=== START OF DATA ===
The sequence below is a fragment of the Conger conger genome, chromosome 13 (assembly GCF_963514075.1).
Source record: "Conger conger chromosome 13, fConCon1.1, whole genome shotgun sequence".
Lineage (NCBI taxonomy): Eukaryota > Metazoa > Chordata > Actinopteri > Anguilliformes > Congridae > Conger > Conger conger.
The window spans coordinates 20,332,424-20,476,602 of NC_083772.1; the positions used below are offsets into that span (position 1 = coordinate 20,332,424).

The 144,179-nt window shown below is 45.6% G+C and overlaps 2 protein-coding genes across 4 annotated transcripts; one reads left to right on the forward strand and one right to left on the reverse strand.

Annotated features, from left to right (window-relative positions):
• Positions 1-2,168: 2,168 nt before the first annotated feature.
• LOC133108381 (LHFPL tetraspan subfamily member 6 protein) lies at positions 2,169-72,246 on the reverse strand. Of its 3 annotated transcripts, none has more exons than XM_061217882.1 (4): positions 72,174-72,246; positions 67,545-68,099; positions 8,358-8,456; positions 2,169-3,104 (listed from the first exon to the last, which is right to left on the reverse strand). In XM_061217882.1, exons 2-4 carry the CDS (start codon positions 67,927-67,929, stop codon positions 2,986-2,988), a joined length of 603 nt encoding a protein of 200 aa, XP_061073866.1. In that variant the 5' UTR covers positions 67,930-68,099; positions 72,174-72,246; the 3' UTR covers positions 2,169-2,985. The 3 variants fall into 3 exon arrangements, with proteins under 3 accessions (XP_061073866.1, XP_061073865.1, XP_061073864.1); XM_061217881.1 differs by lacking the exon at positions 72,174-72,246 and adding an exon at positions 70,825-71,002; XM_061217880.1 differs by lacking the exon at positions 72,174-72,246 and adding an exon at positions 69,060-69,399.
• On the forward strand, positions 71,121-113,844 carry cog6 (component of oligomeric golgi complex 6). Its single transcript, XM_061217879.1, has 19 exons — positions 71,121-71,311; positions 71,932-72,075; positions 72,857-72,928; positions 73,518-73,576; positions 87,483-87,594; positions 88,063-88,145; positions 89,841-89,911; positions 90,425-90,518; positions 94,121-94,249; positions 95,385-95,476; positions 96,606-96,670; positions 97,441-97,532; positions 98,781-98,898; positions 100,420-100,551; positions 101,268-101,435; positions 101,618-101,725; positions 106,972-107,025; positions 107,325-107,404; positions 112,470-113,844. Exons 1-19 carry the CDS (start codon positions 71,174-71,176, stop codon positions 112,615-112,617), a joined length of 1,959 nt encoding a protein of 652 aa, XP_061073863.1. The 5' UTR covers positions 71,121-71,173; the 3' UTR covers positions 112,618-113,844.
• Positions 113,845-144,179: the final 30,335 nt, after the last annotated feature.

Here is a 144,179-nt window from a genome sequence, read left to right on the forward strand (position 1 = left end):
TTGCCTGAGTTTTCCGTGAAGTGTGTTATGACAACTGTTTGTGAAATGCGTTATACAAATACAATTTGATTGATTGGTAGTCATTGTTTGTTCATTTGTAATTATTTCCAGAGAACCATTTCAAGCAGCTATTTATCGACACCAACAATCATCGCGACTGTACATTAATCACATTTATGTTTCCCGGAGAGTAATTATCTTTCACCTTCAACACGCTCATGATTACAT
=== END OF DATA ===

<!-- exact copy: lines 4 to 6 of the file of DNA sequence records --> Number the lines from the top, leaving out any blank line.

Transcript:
The window spans coordinates 20,332,424-20,476,602 of NC_083772.1; the positions used below are offsets into that span (position 1 = coordinate 20,332,424).

The 144,179-nt window shown below is 45.6% G+C and overlaps 2 protein-coding genes across 4 annotated transcripts; one reads left to right on the forward strand and one right to left on the reverse strand.

Annotated features, from left to right (window-relative positions):